Long-term control medications prevent symptoms and are taken daily. They include:

  • Inhaled Corticosteroids: The most consistently effective long-term control medication
  • Long-Acting Bronchodilators (LABAs): These are used in combination with inhaled corticosteroids
  • Cromolyn and theophylline: Used as alternative controller medications (not preferred)
  • Leukotriene modifiers: Used as alternative controller medications
  • Immunomodulators: Omalizumab modifies the allergic immune response

Quick-relief medications include:

  • Short-Acting Beta Agonists (SABAs) relax airway muscles to give prompt relief of symptoms.

Drugs that can trigger asthma

Beta-blockers may be used for problems such as high blood pressure, heart disease and migraine headache. They may also be used in an eye drop form for treating the eye disease glaucoma. Ideally, a person with asthma would avoid all beta blockers, but these types of drugs may be quite important for your health and may not substantially worsen your asthma. Your physician may conduct a trial using a “specific” beta-blocker. Remember that even beta-blockers in eye drops may make asthma worse, so be sure to tell your ophthalmologist if you have asthma.

Aspirin and other non-steroidal anti-inflammatory drugs (NSAIDs) include some common over-the-counter pain relievers, such as ibuprofen and naproxen. Approximately 10-20 percent of people with asthma may notice that one or more of these drugs trigger their asthma. These asthma attacks may be severe and even fatal, so patients with known aspirin sensitivity must be very careful to avoid these drugs. Medications that usually don’t cause increased asthma in aspirin-sensitive patients include acetaminophen (low to moderate dose), propoxyphene and prescribed narcotics such as codeine.

ACE Inhibitors, which may be used for hypertension or heart disease, include lisinopril and enalopril. Although they usually don’t cause asthma, approximately 10 percent of patients who receive one of these drugs develop a cough. This cough may be confused with asthma in some patients and possibly trigger increased wheezing in others.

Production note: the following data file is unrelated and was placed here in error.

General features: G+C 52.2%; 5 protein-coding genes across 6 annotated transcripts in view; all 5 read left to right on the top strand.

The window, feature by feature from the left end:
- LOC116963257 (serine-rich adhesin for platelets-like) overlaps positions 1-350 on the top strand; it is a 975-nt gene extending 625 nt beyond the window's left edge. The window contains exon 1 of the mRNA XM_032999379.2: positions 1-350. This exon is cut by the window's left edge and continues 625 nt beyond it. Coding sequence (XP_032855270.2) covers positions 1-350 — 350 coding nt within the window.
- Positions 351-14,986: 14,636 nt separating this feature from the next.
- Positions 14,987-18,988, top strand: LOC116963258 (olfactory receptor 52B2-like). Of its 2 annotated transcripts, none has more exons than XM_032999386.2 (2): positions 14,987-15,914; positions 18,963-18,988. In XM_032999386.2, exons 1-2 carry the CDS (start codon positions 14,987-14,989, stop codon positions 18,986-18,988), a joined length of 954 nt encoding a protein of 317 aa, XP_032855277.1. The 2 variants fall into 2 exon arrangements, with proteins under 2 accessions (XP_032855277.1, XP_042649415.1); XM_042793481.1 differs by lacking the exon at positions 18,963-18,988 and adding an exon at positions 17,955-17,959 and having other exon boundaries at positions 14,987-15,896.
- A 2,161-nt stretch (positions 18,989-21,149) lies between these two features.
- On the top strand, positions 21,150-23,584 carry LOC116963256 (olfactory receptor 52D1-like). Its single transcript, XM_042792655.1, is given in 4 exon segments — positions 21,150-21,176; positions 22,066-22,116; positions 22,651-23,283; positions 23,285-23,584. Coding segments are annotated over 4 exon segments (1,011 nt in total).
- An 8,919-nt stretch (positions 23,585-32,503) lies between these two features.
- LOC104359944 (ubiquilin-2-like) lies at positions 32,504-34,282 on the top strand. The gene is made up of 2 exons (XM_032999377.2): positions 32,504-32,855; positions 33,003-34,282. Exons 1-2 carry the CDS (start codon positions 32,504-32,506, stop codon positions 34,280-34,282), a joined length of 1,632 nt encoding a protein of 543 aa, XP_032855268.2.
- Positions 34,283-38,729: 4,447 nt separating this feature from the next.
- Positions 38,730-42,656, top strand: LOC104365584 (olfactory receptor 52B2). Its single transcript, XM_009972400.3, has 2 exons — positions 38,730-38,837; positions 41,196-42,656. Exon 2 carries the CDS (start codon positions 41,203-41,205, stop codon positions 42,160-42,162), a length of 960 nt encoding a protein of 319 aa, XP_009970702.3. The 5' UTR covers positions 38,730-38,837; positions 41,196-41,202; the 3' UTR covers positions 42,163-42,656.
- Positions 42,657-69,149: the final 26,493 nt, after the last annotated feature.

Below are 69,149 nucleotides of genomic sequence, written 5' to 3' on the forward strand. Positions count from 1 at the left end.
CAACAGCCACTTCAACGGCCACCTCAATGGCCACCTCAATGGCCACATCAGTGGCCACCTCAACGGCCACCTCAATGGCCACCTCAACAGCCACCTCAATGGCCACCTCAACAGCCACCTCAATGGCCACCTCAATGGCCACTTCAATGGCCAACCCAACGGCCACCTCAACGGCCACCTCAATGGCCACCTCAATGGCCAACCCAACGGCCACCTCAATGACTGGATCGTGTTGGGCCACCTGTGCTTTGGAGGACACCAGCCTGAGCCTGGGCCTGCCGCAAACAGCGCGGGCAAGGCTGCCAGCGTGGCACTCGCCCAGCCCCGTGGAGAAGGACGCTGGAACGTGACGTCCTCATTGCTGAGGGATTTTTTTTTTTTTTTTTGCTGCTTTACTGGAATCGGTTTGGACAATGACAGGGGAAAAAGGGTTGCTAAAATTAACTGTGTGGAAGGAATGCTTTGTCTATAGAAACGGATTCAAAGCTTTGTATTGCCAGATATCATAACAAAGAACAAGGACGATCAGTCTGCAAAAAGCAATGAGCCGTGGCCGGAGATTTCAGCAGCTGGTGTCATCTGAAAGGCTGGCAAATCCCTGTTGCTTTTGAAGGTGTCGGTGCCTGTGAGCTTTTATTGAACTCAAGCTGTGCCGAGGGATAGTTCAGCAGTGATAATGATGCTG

The bottom line in avoiding medication-induced asthma is to talk with your physician about what medications are best for you.

Source: American Academy of Allergy Asthma & Immunology

Living with Allergies

When people hear the word “allergies,” many think of hay fever or peanuts; however, there are several different types of allergies, and the reactions are different for each. Treatments will also vary. Learn more about allergy types and treatments.

Allergy types and reactions

Rhinitis is an inflammation of the mucous membranes of the nose. Symptoms include:

  • Sneezing
  • Itchy nose, roof of the mouth, throat, eyes and ears
  • Runny nose
  • Congestion
  • Watery eyes

Seasonal allergic rhinitis (or hay fever) is caused by allergens like mold and pollen. Some people have symptoms of rhinitis no matter what the season. This is called perennial allergic rhinitis. It can be caused by allergens such as animal dander, indoor mold, dust mites and cockroaches.

Sinusitis is a painful, long-lasting inflammation of the sinuses. Sinuses are the hollow cavities behind the cheek bones, around the eyes and behind the nose. Symptoms of sinusitis include:

  • Congestion
  • Green or gray nasal discharge
  • Postnasal drip
  • Pressure in the face
  • Headache
  • Fever
  • A cough that won’t go away

Sinusitis is common in the winter. It may last for months or years if it is not properly treated. Colds are the most common cause of acute sinusitis, but people with allergies are much more likely to develop sinusitis than people who do not have allergies.

Skin allergies can lead to red, bumpy, scaly, itchy or swollen skin. The most common allergic skin conditions are:

  • Eczema
  • Hives and angioedema
  • Allergic contact dermatitis

Symptoms of a skin allergy include:

  • A strange rash
  • Red, scaly or itchy skin
  • A swelling of the deeper layers of the skin, such as the eyelids, mouth or genitals
  • Dry, flaking skin
  • Inflamed or blistered skin

Skin allergies are painful and unpleasant, but there are things you can do to treat and prevent an allergic skin reaction.

Food allergies happen when a person’s immune system overreacts to the proteins in a certain food. Twelve million people in the United States have food allergies.

Eight kinds of food cause most food allergies: